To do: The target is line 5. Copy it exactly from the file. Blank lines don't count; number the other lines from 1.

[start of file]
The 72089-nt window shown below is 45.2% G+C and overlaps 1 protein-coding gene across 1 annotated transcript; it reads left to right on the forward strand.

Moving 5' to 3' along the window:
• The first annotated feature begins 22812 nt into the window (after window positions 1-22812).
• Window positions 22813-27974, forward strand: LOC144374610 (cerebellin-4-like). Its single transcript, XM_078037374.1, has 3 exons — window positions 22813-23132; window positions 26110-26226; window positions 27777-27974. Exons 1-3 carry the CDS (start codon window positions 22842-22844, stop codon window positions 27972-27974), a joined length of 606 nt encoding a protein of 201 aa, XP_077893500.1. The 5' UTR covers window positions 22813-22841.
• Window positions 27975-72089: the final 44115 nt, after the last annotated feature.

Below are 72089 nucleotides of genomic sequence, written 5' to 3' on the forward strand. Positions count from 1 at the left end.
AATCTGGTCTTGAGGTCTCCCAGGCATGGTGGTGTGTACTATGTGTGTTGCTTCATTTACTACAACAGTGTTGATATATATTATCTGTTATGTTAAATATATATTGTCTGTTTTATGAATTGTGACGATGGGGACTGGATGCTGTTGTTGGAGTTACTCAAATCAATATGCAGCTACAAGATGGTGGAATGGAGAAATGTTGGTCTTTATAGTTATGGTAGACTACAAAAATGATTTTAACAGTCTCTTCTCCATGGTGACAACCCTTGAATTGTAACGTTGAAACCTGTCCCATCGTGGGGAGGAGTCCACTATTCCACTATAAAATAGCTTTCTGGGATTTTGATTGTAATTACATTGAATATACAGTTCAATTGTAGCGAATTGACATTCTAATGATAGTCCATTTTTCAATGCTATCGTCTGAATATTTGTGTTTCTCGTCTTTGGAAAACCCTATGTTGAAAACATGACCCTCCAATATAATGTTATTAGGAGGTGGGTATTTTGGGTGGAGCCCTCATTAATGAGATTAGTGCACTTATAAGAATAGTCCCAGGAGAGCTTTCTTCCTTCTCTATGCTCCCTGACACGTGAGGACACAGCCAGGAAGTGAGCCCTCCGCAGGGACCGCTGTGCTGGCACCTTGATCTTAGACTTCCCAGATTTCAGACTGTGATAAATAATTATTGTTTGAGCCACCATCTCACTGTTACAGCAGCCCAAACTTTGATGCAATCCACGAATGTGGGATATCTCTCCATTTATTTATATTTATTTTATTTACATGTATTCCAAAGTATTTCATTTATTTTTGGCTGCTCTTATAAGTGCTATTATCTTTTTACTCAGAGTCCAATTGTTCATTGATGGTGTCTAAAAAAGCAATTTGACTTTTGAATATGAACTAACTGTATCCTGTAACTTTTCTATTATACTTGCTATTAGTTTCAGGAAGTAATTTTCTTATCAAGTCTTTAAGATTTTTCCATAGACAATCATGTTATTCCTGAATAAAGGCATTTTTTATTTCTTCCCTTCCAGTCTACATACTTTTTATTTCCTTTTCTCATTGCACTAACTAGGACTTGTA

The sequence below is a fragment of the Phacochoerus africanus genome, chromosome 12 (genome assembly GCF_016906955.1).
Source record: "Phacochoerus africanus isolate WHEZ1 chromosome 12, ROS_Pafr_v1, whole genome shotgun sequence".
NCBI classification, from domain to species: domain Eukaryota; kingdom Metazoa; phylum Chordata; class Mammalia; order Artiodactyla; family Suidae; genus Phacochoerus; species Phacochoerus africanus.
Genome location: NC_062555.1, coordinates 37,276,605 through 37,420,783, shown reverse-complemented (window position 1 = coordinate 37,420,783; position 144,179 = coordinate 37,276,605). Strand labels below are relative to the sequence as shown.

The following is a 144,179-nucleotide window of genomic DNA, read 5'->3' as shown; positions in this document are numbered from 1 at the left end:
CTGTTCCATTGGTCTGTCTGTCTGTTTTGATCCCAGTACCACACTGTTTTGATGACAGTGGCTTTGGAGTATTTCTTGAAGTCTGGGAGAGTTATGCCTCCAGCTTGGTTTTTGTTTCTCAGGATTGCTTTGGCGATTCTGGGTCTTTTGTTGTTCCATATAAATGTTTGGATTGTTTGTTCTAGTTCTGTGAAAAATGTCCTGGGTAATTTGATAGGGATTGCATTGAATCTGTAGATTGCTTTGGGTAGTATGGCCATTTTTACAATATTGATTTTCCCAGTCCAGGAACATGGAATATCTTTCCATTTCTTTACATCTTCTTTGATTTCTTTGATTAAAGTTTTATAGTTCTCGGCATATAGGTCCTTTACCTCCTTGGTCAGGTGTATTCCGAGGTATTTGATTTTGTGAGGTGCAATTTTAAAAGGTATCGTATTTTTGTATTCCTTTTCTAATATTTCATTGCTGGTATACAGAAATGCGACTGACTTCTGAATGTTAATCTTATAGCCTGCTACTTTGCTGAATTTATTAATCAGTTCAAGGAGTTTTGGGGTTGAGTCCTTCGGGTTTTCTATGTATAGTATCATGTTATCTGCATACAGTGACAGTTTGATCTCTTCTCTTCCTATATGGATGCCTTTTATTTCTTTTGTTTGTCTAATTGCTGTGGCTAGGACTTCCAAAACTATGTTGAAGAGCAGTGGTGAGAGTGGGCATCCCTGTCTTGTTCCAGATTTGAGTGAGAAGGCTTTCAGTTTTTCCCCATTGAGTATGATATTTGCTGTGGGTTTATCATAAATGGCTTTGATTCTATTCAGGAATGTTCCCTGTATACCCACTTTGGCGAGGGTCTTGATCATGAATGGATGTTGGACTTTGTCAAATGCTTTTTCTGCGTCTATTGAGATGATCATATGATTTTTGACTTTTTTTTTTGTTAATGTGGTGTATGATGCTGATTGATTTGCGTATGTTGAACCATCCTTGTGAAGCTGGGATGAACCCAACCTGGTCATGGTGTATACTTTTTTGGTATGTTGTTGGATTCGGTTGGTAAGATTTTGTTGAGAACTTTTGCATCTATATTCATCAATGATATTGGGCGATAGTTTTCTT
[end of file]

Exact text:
• Window positions 27975-72089: the final 44115 nt, after the last annotated feature.